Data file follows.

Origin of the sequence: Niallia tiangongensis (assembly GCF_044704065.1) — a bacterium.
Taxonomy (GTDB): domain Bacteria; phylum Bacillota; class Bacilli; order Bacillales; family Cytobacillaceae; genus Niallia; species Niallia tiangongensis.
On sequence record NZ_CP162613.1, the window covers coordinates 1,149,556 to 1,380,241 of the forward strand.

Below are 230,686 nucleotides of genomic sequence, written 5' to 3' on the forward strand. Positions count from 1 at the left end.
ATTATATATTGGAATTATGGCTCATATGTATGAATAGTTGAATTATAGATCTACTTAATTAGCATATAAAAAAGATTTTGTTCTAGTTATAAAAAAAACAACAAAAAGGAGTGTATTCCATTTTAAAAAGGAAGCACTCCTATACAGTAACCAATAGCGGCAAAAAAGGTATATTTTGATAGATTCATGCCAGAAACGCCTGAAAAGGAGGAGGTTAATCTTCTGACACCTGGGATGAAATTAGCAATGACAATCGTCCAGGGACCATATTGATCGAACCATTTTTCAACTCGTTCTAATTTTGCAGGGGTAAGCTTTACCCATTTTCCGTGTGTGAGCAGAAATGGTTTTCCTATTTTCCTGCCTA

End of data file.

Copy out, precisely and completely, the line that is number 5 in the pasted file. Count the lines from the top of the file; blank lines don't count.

ATTATATATTGGAATTATGGCTCATATGTATGAATAGTTGAATTATAGATCTACTTAATTAGCATATAAAAAAGATTTTGTTCTAGTTATAAAAAAAACAACAAAAAGGAGTGTATTCCATTTTAAAAAGGAAGCACTCCTATACAGTAACCAATAGCGGCAAAAAAGGTATATTTTGATAGATTCATGCCAGAAACGCCTGAAAAGGAGGAGGTTAATCTTCTGACACCTGGGATGAAATTAGCAATGACAATCGTCCAGGGACCATATTGATCGAACCATTTTTCAACTCGTTCTAATTTTGCAGGGGTAAGCTTTACCCATTTTCCGTGTGTGAGCAGAAATGGTTTTCCTATTTTCCTGCCTA